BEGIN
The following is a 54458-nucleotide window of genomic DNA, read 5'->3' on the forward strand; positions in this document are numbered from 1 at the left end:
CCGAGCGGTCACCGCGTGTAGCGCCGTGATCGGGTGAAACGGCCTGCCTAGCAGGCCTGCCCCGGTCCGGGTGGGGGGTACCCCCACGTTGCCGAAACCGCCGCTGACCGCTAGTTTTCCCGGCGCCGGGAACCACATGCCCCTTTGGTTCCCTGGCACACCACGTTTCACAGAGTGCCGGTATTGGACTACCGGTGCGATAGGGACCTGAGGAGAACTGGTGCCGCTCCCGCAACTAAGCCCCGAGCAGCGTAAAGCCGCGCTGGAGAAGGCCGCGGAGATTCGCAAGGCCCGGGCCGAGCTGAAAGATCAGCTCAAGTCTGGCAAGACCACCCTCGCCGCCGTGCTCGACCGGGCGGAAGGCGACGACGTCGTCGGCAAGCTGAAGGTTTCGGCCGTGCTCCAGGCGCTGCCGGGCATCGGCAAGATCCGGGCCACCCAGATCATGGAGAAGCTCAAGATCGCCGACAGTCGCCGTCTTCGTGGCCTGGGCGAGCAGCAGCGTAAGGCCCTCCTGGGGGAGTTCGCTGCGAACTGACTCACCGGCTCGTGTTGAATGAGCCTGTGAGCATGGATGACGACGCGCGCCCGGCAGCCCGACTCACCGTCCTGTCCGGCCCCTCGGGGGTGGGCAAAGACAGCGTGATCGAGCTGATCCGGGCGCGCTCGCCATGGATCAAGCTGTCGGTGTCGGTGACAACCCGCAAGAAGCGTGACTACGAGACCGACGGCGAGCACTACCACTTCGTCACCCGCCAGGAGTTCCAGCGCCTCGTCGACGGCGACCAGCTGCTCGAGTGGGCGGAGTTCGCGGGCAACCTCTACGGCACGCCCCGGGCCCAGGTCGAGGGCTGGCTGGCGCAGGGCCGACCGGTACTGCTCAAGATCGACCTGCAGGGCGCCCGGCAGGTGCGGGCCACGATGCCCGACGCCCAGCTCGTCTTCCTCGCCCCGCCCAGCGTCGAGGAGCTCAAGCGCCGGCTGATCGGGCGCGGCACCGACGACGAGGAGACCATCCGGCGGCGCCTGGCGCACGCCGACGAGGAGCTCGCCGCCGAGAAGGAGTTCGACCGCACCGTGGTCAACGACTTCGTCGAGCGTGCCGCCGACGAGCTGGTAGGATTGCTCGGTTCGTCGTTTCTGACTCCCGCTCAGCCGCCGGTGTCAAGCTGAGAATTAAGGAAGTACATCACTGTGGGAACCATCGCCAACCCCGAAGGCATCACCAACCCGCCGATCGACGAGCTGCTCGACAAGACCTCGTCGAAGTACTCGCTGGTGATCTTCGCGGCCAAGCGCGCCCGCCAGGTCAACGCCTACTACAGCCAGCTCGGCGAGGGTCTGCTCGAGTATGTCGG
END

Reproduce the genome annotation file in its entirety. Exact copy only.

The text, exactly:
The following is a 54458-nucleotide window of genomic DNA, read 5'->3' on the forward strand; positions in this document are numbered from 1 at the left end:
CCGAGCGGTCACCGCGTGTAGCGCCGTGATCGGGTGAAACGGCCTGCCTAGCAGGCCTGCCCCGGTCCGGGTGGGGGGTACCCCCACGTTGCCGAAACCGCCGCTGACCGCTAGTTTTCCCGGCGCCGGGAACCACATGCCCCTTTGGTTCCCTGGCACACCACGTTTCACAGAGTGCCGGTATTGGACTACCGGTGCGATAGGGACCTGAGGAGAACTGGTGCCGCTCCCGCAACTAAGCCCCGAGCAGCGTAAAGCCGCGCTGGAGAAGGCCGCGGAGATTCGCAAGGCCCGGGCCGAGCTGAAAGATCAGCTCAAGTCTGGCAAGACCACCCTCGCCGCCGTGCTCGACCGGGCGGAAGGCGACGACGTCGTCGGCAAGCTGAAGGTTTCGGCCGTGCTCCAGGCGCTGCCGGGCATCGGCAAGATCCGGGCCACCCAGATCATGGAGAAGCTCAAGATCGCCGACAGTCGCCGTCTTCGTGGCCTGGGCGAGCAGCAGCGTAAGGCCCTCCTGGGGGAGTTCGCTGCGAACTGACTCACCGGCTCGTGTTGAATGAGCCTGTGAGCATGGATGACGACGCGCGCCCGGCAGCCCGACTCACCGTCCTGTCCGGCCCCTCGGGGGTGGGCAAAGACAGCGTGATCGAGCTGATCCGGGCGCGCTCGCCATGGATCAAGCTGTCGGTGTCGGTGACAACCCGCAAGAAGCGTGACTACGAGACCGACGGCGAGCACTACCACTTCGTCACCCGCCAGGAGTTCCAGCGCCTCGTCGACGGCGACCAGCTGCTCGAGTGGGCGGAGTTCGCGGGCAACCTCTACGGCACGCCCCGGGCCCAGGTCGAGGGCTGGCTGGCGCAGGGCCGACCGGTACTGCTCAAGATCGACCTGCAGGGCGCCCGGCAGGTGCGGGCCACGATGCCCGACGCCCAGCTCGTCTTCCTCGCCCCGCCCAGCGTCGAGGAGCTCAAGCGCCGGCTGATCGGGCGCGGCACCGACGACGAGGAGACCATCCGGCGGCGCCTGGCGCACGCCGACGAGGAGCTCGCCGCCGAGAAGGAGTTCGACCGCACCGTGGTCAACGACTTCGTCGAGCGTGCCGCCGACGAGCTGGTAGGATTGCTCGGTTCGTCGTTTCTGACTCCCGCTCAGCCGCCGGTGTCAAGCTGAGAATTAAGGAAGTACATCACTGTGGGAACCATCGCCAACCCCGAAGGCATCACCAACCCGCCGATCGACGAGCTGCTCGACAAGACCTCGTCGAAGTACTCGCTGGTGATCTTCGCGGCCAAGCGCGCCCGCCAGGTCAACGCCTACTACAGCCAGCTCGGCGAGGGTCTGCTCGAGTATGTCGG